British Cycling is looking to re-energise its Social Cycling Groups initiative by rebranding it and launching a new social media campaign to support it.
The online Social Cycling Groups scheme aims to improve grassroots participation by connecting cyclists to each other and enable them to create and join groups and rides in their own geographical areas. Launched in 2012, the social network has so far attracted around 19,000 people to sign up and British Cycling estimates that more then 2,500 bike rides have been organised using the website Go Sky Ride.
The Governing body has appointed marketing agency Ear to the Ground to devise the new brand and campaign for the service.
Ear to the Ground is currently undertaking a research project which will be used as a basis for a brand refresh and campaign that will be promoted across the major social media channels like Facebook, Twitter, Website and so on.
One year on since the launch of British Cycling’s Social Network, Social Cycling Groups has helped thousands of cyclists across the UK to get out on their bikes. Over 19,000 people have joined the network, forming over 500 ride groups, creating and taking part in 2,500 social bike rides.
Now with the new website, they’ve changed a few things to make it easier for you to find people to ride with in your local area, can now message buddies directly to organise a bike ride, can create and join rides more quickly and easily and can get live updates on new rides, groups or buddies that are near you.
Emma Bates, British Cycling Social Cycling Officer, said that, ‘The new improvements make it even easier for people to chat online, organise rides and get out riding- which is what it’s all about!.’
They will also be sending out more regular updates to users to let them know whats happening on their profiles- including who wants to be your cycling buddy, and who’s invited you on a social next week.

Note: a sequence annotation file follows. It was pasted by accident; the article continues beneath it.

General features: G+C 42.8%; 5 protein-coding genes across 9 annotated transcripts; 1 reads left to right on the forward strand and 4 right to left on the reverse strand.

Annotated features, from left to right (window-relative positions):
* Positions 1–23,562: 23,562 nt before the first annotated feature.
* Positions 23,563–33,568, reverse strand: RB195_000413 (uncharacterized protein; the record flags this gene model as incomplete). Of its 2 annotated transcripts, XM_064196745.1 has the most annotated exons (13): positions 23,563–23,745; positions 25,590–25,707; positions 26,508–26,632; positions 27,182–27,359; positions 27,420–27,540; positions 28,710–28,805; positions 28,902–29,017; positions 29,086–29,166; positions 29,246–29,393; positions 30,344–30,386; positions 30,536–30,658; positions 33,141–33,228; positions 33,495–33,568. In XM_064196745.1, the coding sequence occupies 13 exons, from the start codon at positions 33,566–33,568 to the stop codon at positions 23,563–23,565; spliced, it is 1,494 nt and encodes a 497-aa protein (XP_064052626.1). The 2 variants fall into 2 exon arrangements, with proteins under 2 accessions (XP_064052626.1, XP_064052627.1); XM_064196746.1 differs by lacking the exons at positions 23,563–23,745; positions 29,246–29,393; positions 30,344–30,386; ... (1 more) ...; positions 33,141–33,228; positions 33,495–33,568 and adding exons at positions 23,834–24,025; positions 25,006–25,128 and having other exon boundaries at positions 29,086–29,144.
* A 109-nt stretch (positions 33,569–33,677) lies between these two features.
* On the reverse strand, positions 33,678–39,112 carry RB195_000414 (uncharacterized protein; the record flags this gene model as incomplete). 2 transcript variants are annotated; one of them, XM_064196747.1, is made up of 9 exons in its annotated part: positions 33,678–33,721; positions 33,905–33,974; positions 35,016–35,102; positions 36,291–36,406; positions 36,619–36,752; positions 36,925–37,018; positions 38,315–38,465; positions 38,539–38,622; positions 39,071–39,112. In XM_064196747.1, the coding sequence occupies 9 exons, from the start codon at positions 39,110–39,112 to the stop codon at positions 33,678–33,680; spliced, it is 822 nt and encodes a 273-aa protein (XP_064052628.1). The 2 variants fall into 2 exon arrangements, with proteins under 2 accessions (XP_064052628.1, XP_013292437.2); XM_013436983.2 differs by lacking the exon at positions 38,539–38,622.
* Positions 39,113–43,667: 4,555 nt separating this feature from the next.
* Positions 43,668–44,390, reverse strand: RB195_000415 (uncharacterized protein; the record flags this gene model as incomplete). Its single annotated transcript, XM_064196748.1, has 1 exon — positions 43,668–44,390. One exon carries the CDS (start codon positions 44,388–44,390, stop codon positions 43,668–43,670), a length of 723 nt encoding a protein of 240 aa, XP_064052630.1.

In relation to Cycling Ireland, they created a new programme, Bike for Life, which makes cycling more accessible to everyone, regardless of age, gender or ability. This new move see’s Cycling Ireland engage with both the casual cyclist and the more avid peddler. It was launched on the 10th June 2013 and is a 10 week programme that hopefully will turn into a permanent thing.
The focus of the 10 week programme is on instilling confidence in cyclists by teaching them skills for all situations, while having a major focus on fun and social interaction. Through meet and spin groups, led by a qualified cycling coach, cyclists will be brought through topics like nutrition and goal-setting, along with learning skills like group cycling on the road and bike maintenance.
One of the main aims of Bike for Life is to close the gender gap in cycling, where 85% of the Cycling Ireland membership is currently male. It also aims to communicate with all people who want to cycle more, but are unsure where to begin.
Sponsored by the HSE, “Get Ireland Active”, initiative, Bike for Life will be instrumental in developing a strong cycling culture in Ireland, where we are experiencing a cycling boom. Head of health promotion in the HSE, Nazih Eldin said, “Cycling is a non-weight bearing activity that is easy on your joints, making it an inclusive health enhancing physical activity.”
The Irish Sports Council, who also supports Bike for Life through their Women in Sport initiative, recently confirmed cycling as one of the 3 accessible means of physical activity, along with walking and swimming.